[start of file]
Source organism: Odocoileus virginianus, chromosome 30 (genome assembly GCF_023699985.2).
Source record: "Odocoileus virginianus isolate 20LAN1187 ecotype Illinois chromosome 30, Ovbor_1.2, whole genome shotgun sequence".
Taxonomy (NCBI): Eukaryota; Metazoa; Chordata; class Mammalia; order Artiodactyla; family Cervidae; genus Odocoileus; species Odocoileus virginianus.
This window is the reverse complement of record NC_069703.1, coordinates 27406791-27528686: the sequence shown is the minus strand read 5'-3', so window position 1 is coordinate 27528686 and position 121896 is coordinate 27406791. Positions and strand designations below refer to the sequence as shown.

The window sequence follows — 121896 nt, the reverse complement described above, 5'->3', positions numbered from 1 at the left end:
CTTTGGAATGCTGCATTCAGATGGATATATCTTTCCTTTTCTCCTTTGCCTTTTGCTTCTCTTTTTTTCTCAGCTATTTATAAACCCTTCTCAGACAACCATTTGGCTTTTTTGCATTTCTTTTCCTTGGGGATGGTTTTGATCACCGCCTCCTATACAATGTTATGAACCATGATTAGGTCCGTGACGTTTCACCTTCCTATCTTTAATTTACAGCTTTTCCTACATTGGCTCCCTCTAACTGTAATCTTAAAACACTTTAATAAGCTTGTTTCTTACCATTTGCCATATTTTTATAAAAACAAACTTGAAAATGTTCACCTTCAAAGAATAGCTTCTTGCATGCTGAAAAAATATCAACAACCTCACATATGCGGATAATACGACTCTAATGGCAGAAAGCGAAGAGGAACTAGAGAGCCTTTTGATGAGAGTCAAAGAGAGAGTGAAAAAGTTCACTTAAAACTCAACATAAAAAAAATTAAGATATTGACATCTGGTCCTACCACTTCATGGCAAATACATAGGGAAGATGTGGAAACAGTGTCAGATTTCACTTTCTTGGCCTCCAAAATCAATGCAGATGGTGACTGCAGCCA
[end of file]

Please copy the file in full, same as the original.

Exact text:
Source organism: Odocoileus virginianus, chromosome 30 (genome assembly GCF_023699985.2).
Source record: "Odocoileus virginianus isolate 20LAN1187 ecotype Illinois chromosome 30, Ovbor_1.2, whole genome shotgun sequence".
Taxonomy (NCBI): Eukaryota; Metazoa; Chordata; class Mammalia; order Artiodactyla; family Cervidae; genus Odocoileus; species Odocoileus virginianus.
This window is the reverse complement of record NC_069703.1, coordinates 27406791-27528686: the sequence shown is the minus strand read 5'-3', so window position 1 is coordinate 27528686 and position 121896 is coordinate 27406791. Positions and strand designations below refer to the sequence as shown.

The window sequence follows — 121896 nt, the reverse complement described above, 5'->3', positions numbered from 1 at the left end:
CTTTGGAATGCTGCATTCAGATGGATATATCTTTCCTTTTCTCCTTTGCCTTTTGCTTCTCTTTTTTTCTCAGCTATTTATAAACCCTTCTCAGACAACCATTTGGCTTTTTTGCATTTCTTTTCCTTGGGGATGGTTTTGATCACCGCCTCCTATACAATGTTATGAACCATGATTAGGTCCGTGACGTTTCACCTTCCTATCTTTAATTTACAGCTTTTCCTACATTGGCTCCCTCTAACTGTAATCTTAAAACACTTTAATAAGCTTGTTTCTTACCATTTGCCATATTTTTATAAAAACAAACTTGAAAATGTTCACCTTCAAAGAATAGCTTCTTGCATGCTGAAAAAATATCAACAACCTCACATATGCGGATAATACGACTCTAATGGCAGAAAGCGAAGAGGAACTAGAGAGCCTTTTGATGAGAGTCAAAGAGAGAGTGAAAAAGTTCACTTAAAACTCAACATAAAAAAAATTAAGATATTGACATCTGGTCCTACCACTTCATGGCAAATACATAGGGAAGATGTGGAAACAGTGTCAGATTTCACTTTCTTGGCCTCCAAAATCAATGCAGATGGTGACTGCAGCCA